My first installation attempt failed towards the end of the installation. A window popped up reporting “External command failed with errors”. It appeared to have issues fetching the grub package from the main Debian repo, a DNS error basically. I exited the installer and opened a terminal window. I used the network utility ping to see if the repo site was online and it was. So I started the installer again and everything went as expected.

I noticed if you selected to erase the disk and install Titan during the partitioning step, they are using the option to create swap space. The choices are no swap, swap with hibernate, and swap without hibernate. The difference is the one with hibernate is created equal to the size of memory installed on the computer.

Here is a good tip, if the screen lock enables while you are in the live session of the installer, the password is “live”. I was taking notes during the installation and found the screen locked. It took a few guesses before I found the correct password. I didn’t see this mentioned on their website or SourceForge page.


I was disappointed when I rebooted the laptop to find a generic blue Grub screen. I don’t understand since they had a very nicely themed one on the installation ISO.

My WiFi settings were not transferred to the installation, I was shocked about that. It was good to see that the WiFi manager in the system tray worked much better than in the past. It was rescanning for new access points while you are entering the passphrase, which would close the entry box of the access point.

They are using the double click instead of Plasma’s single click default.

The theme is a nice dark theme with greyish-white letters, very easy to read. The wallpaper is of a beach scene overlooking the ocean, with a pegasus on its hind legs.

The application menu icon follows the theming with a trident image. The only system tray icons visible are the status/notifications, sound, WiFi, date/time, trash, and a power button. Listed on the bottom panel next to the application menu is Firefox ESR version 102.5, Dolphin file manager, Discover Software Center, and the Konsole terminal.

They are using Plasma 5.20.5 on Xorg and Kernel 5.10. This is a very minimalist installation when it comes to installed applications. They have the LXimage, a Qt image viewer; Screenshot, which is a screenshot utility for LXQt; For video viewing, they have VLC version Lastly, they have qpdfview version 0.4.18 using Qt. Grub Customizer version 5.1.0 is also installed. Yakuake 20.12.1 is an alternative to KDE’s Konsole terminal. A package manager common to Lubuntu is available called Muon at version 5.8.0. It functions similarly to the Synaptic Package Manager. It can only install/remove/update Debian packages, so no Flatpak or Snap support. Speaking of container app support. Flatpak is installed but not configured and Snap is not installed.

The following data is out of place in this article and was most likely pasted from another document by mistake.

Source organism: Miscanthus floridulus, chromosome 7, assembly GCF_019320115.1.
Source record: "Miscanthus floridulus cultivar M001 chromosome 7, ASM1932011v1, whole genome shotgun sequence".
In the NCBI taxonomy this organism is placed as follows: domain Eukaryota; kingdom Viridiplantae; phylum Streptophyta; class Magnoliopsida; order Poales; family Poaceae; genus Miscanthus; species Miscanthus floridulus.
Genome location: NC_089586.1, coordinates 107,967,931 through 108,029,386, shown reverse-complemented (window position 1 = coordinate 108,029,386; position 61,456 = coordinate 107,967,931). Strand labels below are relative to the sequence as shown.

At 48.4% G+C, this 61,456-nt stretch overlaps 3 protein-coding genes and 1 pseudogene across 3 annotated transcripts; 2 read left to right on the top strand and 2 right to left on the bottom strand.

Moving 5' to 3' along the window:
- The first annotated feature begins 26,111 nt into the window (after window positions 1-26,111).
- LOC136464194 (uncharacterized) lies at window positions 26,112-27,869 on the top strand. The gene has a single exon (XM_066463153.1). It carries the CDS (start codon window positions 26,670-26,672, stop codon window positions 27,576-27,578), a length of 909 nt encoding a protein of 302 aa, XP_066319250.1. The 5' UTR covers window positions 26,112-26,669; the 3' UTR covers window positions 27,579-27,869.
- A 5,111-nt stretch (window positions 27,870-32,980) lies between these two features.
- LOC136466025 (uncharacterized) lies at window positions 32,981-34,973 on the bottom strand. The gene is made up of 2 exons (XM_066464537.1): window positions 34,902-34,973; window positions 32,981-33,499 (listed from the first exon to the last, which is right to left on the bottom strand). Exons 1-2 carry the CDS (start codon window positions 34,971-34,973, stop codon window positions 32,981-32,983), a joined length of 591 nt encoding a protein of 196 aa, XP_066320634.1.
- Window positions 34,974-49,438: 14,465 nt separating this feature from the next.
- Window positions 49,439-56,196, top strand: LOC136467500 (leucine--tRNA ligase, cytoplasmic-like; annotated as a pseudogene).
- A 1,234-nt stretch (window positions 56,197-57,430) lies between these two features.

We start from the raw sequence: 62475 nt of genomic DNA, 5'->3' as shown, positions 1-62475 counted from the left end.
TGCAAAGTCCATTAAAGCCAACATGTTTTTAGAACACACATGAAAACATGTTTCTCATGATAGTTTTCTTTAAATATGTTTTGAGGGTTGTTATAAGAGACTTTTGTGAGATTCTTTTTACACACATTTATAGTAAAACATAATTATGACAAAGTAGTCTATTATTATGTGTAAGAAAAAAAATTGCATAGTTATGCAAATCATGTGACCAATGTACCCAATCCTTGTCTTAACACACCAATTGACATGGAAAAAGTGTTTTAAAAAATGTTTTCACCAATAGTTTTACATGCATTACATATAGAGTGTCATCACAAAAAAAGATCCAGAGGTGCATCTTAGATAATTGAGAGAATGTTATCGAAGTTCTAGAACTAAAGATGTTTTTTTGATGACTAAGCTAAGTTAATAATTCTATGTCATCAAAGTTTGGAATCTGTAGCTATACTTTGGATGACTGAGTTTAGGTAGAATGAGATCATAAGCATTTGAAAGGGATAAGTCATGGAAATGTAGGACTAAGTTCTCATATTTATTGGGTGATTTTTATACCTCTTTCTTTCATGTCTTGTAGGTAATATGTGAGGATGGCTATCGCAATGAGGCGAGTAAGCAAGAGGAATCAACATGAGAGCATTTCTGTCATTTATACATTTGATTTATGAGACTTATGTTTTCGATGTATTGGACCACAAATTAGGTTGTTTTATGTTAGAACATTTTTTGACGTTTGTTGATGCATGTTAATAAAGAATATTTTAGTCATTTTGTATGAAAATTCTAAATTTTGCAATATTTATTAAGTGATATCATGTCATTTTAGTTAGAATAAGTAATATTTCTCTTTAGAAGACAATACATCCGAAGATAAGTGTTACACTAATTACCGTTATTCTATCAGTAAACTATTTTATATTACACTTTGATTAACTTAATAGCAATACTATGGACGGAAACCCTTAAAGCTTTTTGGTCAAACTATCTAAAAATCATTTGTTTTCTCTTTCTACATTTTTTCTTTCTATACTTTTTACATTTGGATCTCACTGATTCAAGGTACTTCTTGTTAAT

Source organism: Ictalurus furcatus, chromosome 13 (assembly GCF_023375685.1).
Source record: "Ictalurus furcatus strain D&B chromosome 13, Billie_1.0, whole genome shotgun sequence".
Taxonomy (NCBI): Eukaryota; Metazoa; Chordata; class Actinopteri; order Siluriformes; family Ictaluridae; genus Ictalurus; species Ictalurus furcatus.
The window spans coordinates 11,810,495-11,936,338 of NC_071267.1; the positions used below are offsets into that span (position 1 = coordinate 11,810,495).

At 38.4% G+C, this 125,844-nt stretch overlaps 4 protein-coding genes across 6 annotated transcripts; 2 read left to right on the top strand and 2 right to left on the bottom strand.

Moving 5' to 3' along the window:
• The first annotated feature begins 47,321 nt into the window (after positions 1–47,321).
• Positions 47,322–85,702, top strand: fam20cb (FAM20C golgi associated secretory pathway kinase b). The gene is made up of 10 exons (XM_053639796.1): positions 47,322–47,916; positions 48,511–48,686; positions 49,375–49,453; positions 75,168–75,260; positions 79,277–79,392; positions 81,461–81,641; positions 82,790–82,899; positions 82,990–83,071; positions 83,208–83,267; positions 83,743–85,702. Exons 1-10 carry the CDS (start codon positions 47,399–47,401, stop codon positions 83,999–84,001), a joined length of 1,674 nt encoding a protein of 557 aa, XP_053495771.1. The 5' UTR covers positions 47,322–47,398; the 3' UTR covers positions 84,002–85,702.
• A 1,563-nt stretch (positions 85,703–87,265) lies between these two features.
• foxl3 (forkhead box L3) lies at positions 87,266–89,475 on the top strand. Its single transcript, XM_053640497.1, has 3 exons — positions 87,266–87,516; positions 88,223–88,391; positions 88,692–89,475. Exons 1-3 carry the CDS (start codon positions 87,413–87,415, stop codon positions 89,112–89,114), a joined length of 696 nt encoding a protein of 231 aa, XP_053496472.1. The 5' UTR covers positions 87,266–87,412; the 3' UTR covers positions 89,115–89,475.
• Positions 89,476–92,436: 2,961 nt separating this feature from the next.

Here are some things that set Titan apart from other Debian distros. They changed some meta-packages that installed or removed packages that could break functionality. Some meta-packages have dependency issues that can cause problems for people who want to custom-install packages.

Titan offers some utility packages called Titan Toolbox, which are listed in the Titan Toolbox menu under All applications. They are some Ncurses-based applications that will open in a terminal window. They are easy to navigate using the arrow keys only, and there is no mouse support. These applications include other scripts they created that use existing utilities.

  • Advanced tools for updating Grub, installing Backported Kernels, Kernel headers, and removing unused Kernels.
  • Installation of legacy Libappindicators. Need for older applications that don’t support the newer application indicator service.
  • APT Tools is for repairing APT and DPKG. DPKG is the Debian Package installer, it installs .deb packages.
  • Cleaning the APT cache and Dumping package manifest. The manifest is the list of all installed packages. This utility will create a text file of all the installed packages in the home directory.
  • Enabling extra repositories such as non-free, contrib, backports, and 32-bit architecture. Installing Snap and Flatpak support.
  • Browser installer for Brave, Chrome, Chromium, Firefox ESR, Librewolf, Vivaldi, and Pale Moon.
  • Installing LibreOffice, DVD playback support, Virt-manager Hypervisor, Virtualbox Hypervisor, and the AppImage Launcher. Hypervisors are software allowing you to install and run operating systems as an application on your computer.
  • Enable, disable and view the status of the UFW Firewall
  • System updater that checks for updates and performs a full upgrade.
  • A tweak tool to toggle the Neofetch output when you open a terminal window.
  • Configure aggressiveness of swap. A Kernel setting for how the system uses the swap space.
  • One labeled as Application Terminator is the Xkill application. Once opened, anything you click on, its process will be terminated, including Plasma itself. Though, if you do, it will automatically restart.
  • Clear Swap is labeled Clear Swap which uses the swapon and swapoff commands to disable and reenable your swap space.
  • Hardware Information is a script that uses Inxi which is a utility to display all the hardware information.
  • Restart Network Services is a script that uses systemctl to restart NetworkManager.
  • And lastly, there is one that will restart the Plasma Shell.